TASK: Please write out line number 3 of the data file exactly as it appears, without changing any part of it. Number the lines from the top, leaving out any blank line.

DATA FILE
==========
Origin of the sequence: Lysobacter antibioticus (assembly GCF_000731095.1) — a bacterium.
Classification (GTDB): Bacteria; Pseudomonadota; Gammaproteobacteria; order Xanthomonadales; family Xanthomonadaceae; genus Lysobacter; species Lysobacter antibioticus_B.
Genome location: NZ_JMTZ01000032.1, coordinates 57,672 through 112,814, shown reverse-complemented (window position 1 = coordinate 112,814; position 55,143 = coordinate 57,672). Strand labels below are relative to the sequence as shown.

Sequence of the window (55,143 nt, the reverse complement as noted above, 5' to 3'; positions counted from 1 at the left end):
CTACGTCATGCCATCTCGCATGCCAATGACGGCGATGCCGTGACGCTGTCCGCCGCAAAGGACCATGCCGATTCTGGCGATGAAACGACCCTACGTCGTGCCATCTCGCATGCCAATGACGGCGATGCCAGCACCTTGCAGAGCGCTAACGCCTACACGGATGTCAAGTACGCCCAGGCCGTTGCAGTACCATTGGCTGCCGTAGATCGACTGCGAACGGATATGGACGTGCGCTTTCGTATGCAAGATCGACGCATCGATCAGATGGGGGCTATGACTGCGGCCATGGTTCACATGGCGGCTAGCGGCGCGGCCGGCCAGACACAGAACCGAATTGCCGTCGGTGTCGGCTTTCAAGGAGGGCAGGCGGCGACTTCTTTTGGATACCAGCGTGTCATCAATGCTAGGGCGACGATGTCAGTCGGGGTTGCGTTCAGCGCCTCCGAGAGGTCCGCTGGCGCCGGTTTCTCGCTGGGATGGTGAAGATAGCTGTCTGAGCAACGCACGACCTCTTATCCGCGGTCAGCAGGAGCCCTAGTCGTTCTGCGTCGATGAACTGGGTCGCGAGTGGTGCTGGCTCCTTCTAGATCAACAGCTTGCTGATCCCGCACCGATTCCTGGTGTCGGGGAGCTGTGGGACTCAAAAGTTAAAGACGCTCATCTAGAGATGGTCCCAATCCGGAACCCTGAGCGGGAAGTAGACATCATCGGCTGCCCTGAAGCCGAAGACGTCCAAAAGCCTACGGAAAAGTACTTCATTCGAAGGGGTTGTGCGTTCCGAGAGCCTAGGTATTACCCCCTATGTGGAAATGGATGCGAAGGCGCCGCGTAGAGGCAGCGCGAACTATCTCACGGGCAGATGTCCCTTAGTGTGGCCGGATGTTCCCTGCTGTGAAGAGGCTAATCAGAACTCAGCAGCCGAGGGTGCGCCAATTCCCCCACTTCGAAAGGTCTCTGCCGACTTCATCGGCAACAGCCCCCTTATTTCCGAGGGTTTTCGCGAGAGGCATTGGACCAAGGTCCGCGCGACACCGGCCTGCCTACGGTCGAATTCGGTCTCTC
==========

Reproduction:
Genome location: NZ_JMTZ01000032.1, coordinates 57,672 through 112,814, shown reverse-complemented (window position 1 = coordinate 112,814; position 55,143 = coordinate 57,672). Strand labels below are relative to the sequence as shown.